The recent turmoil in British politics has led much of the political establishment and commentariat to agree on one thing: what the country needs now is competence, the more boring the better. The last thing we need is risky ideas.
After the erratic administrations of Boris Johnson and Liz Truss, this is understandable. But it risks misreading both the needs of the times and the lessons of history. Profound crises demand leaders who are also imaginative and agile. Competence alone rarely turns out to be enough.
That imagination is now often seen as an alternative to competence, rather than its complement, shows what a serious state British politics is in – as the combined costs of austerity, stagnant productivity, Brexit, weakened public institutions and a diminished standing in the world become ever more apparent.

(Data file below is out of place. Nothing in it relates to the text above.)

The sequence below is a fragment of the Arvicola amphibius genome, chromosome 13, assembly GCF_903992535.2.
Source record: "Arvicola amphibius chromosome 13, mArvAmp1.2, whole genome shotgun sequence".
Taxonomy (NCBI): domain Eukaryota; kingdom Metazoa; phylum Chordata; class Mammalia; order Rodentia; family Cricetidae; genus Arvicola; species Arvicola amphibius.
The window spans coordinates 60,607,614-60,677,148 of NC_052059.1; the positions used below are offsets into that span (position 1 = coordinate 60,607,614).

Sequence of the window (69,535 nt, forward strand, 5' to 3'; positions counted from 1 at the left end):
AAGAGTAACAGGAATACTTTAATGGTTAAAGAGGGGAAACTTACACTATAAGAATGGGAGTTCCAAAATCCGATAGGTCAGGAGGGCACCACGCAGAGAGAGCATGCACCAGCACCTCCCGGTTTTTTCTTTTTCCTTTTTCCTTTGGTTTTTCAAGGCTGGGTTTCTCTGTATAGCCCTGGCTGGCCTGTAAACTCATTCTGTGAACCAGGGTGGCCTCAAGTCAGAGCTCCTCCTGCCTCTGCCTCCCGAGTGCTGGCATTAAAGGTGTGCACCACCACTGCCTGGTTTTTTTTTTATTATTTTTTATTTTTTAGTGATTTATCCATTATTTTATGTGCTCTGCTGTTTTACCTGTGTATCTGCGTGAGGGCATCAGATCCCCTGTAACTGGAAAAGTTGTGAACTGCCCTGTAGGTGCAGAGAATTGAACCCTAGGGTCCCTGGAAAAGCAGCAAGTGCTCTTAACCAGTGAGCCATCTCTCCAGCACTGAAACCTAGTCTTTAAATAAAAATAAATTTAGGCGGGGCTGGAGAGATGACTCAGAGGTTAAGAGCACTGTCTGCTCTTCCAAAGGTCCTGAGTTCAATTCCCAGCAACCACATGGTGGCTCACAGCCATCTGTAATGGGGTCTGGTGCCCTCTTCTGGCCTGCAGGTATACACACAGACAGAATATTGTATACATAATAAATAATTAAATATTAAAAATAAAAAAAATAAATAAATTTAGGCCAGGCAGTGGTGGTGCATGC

So serious are these problems, they have prompted one of British politics’ rare sea-changes, with Labour well ahead in the polls after the arrival of yet another Conservative prime minister. But although it’s clear the country needs a period of rebuilding after the mistakes of recent years, it’s much less clear where the necessary long-term ideas, strategies and plans will come from.